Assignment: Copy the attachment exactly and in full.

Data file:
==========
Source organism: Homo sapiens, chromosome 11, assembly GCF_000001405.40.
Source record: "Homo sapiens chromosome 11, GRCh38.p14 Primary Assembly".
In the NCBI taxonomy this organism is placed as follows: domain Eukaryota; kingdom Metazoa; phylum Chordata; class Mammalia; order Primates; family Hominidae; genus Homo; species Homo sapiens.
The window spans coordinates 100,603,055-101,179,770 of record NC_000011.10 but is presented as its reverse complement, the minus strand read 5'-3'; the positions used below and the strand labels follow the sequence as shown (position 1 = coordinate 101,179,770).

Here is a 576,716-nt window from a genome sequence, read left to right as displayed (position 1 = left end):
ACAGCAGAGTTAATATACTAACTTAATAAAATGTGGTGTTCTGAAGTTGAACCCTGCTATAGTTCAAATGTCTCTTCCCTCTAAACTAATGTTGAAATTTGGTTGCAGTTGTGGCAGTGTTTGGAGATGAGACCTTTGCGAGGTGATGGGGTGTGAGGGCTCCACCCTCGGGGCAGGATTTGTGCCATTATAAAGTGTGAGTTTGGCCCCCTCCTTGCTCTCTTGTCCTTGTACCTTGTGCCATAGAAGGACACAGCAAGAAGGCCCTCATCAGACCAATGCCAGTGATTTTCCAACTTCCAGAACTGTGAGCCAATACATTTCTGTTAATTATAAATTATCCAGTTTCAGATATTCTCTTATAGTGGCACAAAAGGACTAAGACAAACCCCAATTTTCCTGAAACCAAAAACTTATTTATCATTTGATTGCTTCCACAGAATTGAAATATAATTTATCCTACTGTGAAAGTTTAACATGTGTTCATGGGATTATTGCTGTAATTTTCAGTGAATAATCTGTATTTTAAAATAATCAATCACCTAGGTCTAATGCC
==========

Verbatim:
Source organism: Homo sapiens, chromosome 11, assembly GCF_000001405.40.
Source record: "Homo sapiens chromosome 11, GRCh38.p14 Primary Assembly".
In the NCBI taxonomy this organism is placed as follows: domain Eukaryota; kingdom Metazoa; phylum Chordata; class Mammalia; order Primates; family Hominidae; genus Homo; species Homo sapiens.
The window spans coordinates 100,603,055-101,179,770 of record NC_000011.10 but is presented as its reverse complement, the minus strand read 5'-3'; the positions used below and the strand labels follow the sequence as shown (position 1 = coordinate 101,179,770).

Here is a 576,716-nt window from a genome sequence, read left to right as displayed (position 1 = left end):
ACAGCAGAGTTAATATACTAACTTAATAAAATGTGGTGTTCTGAAGTTGAACCCTGCTATAGTTCAAATGTCTCTTCCCTCTAAACTAATGTTGAAATTTGGTTGCAGTTGTGGCAGTGTTTGGAGATGAGACCTTTGCGAGGTGATGGGGTGTGAGGGCTCCACCCTCGGGGCAGGATTTGTGCCATTATAAAGTGTGAGTTTGGCCCCCTCCTTGCTCTCTTGTCCTTGTACCTTGTGCCATAGAAGGACACAGCAAGAAGGCCCTCATCAGACCAATGCCAGTGATTTTCCAACTTCCAGAACTGTGAGCCAATACATTTCTGTTAATTATAAATTATCCAGTTTCAGATATTCTCTTATAGTGGCACAAAAGGACTAAGACAAACCCCAATTTTCCTGAAACCAAAAACTTATTTATCATTTGATTGCTTCCACAGAATTGAAATATAATTTATCCTACTGTGAAAGTTTAACATGTGTTCATGGGATTATTGCTGTAATTTTCAGTGAATAATCTGTATTTTAAAATAATCAATCACCTAGGTCTAATGCC